While many disapproving critics have a tendency to dismiss Howard as a shamelessly manipulative filmmaker keen on making the most audience pleasing films possible, it’s impossible to deny that the director likes to make movies about people and their experiences, even at the expense of grander themes. Rebuilding Paradise has a lot to say within its margins about holding corporations accountable for their actions, the effects of climate change, and the hoops government bodies force victims of large scale tragedies to jump through on a road to some semblance of recovery, but Howard remains focused on human beings, their families, and the sense of community they have fostered for themselves. Howard has always been a master when it comes to trying to understand and empathize with everyday people put into extraordinary situations, whether those stories are real or fictionalized. Rebuilding Paradise is Howard at his most stripped down, basic, and natural, but that’s by design. Howard stays completely out of the picture, allowing the residents, politicians, and first responders to speak directly to the viewer about the situation. It’s a film with a big heart and devoid of ego, and a nice balance between showcasing communal and individual healing processes.
Naturally, some of the chosen interview subjects and focal points stand out above others, and while it would likely be outstanding to see someone like Frederick Wiseman take an unfettered, all encompassing, verite look at the Camp Fire fallout, Howard has found a perfect cross section of humanity to speak out about their experiences. Paradise police officer Matt Gates struggles to balance his duties to the community at large with those of his young family. An older gentleman with deep ties to the community finds that the PTSD he suffered during the Vietnam War has only been exacerbated by the fire. Younger residents with limited resources, growing families, and no substantial nest eggs or insurance benefits to speak of are forced to start from scratch. Former Paradise mayor and recovering alcoholic Woody Culleton has already rebuilt his life from the ground up once before, and he’s more than eager to do it again. While the perspective of Rebuilding Paradise is an overwhelmingly white and suburban one, the stories within speak to the complicated nature of traumas both shared and unique. It’s a devastating situation for the town as a whole, but Rebuilding Paradise does an exceptional job at showing how people process large scale tragedies in different ways.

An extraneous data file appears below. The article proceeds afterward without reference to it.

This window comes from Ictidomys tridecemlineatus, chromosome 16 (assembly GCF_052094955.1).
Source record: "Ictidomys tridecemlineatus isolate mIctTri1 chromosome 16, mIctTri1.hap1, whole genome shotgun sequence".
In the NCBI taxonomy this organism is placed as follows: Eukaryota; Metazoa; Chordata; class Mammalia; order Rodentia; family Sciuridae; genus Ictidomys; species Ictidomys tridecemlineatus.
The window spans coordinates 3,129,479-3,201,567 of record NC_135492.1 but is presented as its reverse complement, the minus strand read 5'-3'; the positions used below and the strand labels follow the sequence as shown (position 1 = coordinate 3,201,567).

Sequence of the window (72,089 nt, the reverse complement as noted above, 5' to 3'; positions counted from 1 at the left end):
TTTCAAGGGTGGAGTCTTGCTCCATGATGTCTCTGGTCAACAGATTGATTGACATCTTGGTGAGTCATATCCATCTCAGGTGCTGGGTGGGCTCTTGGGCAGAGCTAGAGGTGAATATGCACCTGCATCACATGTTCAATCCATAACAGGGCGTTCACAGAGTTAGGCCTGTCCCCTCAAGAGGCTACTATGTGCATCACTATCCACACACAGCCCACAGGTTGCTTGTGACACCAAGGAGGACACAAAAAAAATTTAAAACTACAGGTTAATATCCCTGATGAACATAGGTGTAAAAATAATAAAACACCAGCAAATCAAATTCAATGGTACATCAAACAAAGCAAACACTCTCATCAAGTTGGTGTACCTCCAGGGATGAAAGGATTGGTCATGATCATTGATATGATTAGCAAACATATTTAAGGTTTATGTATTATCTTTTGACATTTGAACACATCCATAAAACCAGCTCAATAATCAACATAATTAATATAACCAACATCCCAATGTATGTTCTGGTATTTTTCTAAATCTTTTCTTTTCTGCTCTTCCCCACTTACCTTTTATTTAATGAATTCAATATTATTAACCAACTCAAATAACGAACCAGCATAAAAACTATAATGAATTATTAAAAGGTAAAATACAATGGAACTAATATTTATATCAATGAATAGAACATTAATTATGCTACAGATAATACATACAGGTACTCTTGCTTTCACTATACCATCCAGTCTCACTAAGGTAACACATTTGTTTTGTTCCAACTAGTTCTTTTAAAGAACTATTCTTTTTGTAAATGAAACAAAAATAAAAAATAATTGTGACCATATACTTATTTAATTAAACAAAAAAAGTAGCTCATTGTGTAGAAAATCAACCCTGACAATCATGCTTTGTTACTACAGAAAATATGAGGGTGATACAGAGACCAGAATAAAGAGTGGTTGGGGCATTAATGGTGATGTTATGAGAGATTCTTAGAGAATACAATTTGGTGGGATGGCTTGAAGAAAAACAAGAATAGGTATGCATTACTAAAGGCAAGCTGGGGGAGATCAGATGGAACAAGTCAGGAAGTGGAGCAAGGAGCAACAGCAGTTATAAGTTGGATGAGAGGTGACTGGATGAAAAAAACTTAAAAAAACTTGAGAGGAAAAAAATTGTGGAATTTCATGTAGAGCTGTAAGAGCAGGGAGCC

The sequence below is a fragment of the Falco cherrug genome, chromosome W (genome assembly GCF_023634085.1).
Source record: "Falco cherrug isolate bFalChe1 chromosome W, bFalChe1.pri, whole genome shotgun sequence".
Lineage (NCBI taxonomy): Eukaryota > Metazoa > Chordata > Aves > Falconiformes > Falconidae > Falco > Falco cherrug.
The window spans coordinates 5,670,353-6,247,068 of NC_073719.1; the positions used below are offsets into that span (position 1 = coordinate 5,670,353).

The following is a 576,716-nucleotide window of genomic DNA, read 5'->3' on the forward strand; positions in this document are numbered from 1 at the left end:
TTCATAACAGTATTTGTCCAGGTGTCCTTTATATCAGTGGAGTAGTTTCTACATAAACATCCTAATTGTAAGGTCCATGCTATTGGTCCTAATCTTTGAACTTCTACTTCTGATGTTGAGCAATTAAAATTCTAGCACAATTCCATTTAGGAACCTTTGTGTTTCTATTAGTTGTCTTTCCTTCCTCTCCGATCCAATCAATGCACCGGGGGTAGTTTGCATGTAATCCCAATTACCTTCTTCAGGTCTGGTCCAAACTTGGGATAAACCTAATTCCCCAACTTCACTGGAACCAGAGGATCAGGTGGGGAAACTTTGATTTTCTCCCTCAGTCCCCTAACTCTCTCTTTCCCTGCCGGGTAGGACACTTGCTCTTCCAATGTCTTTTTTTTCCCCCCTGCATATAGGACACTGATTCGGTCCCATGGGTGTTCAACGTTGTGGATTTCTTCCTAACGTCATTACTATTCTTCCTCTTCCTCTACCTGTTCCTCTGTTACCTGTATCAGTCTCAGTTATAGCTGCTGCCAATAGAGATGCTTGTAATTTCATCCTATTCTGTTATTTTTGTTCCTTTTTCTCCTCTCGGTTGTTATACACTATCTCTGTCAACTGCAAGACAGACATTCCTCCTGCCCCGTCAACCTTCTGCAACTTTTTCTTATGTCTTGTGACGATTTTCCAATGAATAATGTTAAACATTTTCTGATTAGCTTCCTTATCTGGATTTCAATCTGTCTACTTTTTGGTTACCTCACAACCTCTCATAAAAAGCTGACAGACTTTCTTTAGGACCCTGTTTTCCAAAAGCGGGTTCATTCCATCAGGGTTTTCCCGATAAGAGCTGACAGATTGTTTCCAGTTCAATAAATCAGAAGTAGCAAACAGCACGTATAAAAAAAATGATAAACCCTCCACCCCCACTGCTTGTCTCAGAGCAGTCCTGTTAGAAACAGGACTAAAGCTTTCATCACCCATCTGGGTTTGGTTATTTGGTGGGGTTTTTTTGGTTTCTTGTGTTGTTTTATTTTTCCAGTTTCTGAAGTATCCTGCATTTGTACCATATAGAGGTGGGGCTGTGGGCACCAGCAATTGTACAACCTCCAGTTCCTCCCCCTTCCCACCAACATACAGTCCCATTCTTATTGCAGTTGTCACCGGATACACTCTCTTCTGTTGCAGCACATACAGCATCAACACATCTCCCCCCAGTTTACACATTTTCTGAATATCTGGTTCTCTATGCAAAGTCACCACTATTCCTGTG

Rebuilding Paradise (which kicked off Hot Docs’ yearly Doc Soup subscription series late last month) is the sort of work that wants to move viewers to a point of reflection. While there’s some lip service being paid to holding parties responsible for the Camp Fire accountable (exemplified best by the involvement of legendary lawyer Erin Brockovich-Ellis, who famously battled PG&E in the past), Rebuilding Paradise shows that justice and financial compensation will never erase the physical, emotional, and structural scars left behind.
In an even sadder turn of events, Rebuilding Paradise (which premiered at Sundance earlier this year) feels dated in the wake of a global pandemic. While I’m sure Howard wanted to show the resilience of people facing an uphill battle towards normalcy, it’s hard not to feel even more devastated for Paradise residents who’ve had their recovery process stunted yet again by something beyond their control. Howard couldn’t have predicted any of this while he was assembling Rebuilding Paradise, but on its own terms as a cautionary tale and vehicle for human empathy, it’s an exceptional documentary.
Rebuilding Paradise airs on National Geographic Channel commercial free in Canada and the United States on Sunday, November 8, 2020 at 9:00pm EST. It will be available to stream on Disney+ later this year.